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Our view: New copper rules don’t protect water

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Posted: Saturday, April 6, 2013 11:00 pm | Updated: 12:41 am, Sun Apr 7, 2013.

The 2009 New Mexico Legislature and former Gov. Bill Richardson were correct in deciding that the state needs more consistent rules regulating groundwater affected by copper mines. Senate Bill 206, passed by that Legislature and signed by Gov. Richardson, requires the state to adopt regulations to make clear how to manage groundwater that copper mines impact.

Fast forward to 2013. We have a different governor and different appointees working at the New Mexico Environment Department. The rules, designed to bring certainty, have been developed after eight months of hearings among the state, mining interests and environmental groups. The proposed rules have gone from the Environment Department to the Water Quality Control Commission, with hearings scheduled to start Tuesday. For anyone who cares about the state of groundwater — that is, the water underground, source of drinking water for many — these hearings are crucial.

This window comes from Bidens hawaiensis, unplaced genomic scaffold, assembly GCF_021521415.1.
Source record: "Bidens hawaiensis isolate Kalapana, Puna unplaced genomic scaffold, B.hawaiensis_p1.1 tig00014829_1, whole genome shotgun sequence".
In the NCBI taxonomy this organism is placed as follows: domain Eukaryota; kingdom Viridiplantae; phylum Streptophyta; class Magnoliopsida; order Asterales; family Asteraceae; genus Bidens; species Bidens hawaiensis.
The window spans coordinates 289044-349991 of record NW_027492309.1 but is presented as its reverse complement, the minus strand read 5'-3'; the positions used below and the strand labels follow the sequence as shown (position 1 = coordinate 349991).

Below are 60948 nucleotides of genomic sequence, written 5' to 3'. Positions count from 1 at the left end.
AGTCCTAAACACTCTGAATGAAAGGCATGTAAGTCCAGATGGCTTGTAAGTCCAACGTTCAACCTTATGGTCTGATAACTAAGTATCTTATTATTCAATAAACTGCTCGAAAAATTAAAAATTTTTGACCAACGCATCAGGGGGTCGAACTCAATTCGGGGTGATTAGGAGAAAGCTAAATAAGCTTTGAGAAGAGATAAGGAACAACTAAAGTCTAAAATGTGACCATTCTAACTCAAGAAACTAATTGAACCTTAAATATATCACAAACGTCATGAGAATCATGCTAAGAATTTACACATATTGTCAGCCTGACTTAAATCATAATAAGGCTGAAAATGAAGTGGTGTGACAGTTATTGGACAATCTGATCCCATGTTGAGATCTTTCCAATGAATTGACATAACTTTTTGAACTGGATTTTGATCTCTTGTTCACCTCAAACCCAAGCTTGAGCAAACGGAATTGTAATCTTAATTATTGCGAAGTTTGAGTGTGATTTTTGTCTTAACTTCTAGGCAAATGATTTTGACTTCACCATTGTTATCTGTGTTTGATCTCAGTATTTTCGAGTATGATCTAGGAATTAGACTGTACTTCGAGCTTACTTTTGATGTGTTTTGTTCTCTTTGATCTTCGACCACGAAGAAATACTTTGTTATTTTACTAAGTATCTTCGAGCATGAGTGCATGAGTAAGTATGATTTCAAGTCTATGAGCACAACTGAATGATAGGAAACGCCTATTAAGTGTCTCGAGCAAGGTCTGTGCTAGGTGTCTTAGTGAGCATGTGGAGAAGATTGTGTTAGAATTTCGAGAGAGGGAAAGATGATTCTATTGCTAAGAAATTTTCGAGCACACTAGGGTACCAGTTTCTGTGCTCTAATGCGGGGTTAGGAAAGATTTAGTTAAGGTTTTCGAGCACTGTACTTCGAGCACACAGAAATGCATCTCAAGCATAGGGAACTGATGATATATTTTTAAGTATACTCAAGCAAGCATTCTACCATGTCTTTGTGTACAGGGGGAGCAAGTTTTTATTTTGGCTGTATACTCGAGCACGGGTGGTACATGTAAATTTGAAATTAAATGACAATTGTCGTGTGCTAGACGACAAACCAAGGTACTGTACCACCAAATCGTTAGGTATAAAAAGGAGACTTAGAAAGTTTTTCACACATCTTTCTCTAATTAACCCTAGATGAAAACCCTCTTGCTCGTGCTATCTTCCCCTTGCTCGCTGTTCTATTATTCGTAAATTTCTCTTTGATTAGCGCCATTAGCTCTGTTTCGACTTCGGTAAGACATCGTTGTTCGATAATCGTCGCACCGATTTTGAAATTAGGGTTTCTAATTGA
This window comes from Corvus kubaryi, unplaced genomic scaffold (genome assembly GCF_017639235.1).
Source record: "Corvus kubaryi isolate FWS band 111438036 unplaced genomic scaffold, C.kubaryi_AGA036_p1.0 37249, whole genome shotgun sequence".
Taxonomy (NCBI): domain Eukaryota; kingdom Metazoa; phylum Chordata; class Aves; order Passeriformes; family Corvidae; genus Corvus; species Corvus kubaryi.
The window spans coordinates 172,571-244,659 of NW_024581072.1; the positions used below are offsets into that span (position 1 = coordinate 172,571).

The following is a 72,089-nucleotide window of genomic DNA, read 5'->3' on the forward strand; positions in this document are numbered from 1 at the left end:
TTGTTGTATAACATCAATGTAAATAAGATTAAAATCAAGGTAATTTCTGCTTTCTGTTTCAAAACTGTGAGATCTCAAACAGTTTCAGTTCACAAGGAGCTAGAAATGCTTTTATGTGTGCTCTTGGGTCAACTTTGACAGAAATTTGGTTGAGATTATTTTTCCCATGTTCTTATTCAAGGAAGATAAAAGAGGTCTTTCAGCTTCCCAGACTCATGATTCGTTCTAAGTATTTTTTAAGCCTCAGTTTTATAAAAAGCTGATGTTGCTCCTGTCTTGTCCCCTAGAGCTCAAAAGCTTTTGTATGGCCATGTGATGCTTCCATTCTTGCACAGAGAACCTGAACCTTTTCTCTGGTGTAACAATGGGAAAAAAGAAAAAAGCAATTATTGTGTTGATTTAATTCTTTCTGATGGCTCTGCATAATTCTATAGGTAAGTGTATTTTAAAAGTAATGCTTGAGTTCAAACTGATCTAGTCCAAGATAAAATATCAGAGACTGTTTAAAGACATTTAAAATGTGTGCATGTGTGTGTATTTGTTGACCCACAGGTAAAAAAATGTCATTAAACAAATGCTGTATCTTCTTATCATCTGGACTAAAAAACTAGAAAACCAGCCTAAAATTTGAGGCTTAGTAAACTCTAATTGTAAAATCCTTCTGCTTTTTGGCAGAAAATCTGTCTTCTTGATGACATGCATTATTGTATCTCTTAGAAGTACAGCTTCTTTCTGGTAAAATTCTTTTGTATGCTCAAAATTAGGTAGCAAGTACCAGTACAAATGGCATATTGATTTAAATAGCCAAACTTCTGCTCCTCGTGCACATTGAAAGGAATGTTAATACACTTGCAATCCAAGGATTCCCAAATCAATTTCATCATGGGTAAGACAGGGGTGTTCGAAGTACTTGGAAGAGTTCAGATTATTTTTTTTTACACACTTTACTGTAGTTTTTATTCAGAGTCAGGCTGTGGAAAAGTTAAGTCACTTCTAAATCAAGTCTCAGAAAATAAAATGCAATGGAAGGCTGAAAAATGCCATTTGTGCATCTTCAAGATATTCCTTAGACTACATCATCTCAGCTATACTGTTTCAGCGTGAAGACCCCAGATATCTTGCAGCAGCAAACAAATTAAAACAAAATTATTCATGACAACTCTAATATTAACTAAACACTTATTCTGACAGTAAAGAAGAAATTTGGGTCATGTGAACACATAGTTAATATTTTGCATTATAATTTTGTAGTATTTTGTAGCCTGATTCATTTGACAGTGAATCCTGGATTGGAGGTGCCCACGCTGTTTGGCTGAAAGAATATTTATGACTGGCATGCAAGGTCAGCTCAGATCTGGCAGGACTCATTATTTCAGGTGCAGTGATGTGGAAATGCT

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1 comment:

  • Philip Taccetta posted at 8:19 am on Sun, Apr 7, 2013.

    PhiltheElder Posts: 133

    The loss or destruction of potable water anywhere, especially in the southwest is totally unacceptable. The extractive industries have to provide the best protection for our surface and groundwater that technology has to offer at whatever the cost. They make obscene profits - they can afford to protect our water. Once the water is screwed, it's a lot harder to unscrew it!
    It doesn't deter business to have strict regulations - they want the product and the profits - the cost of protecting our water is negligible in that context.

     
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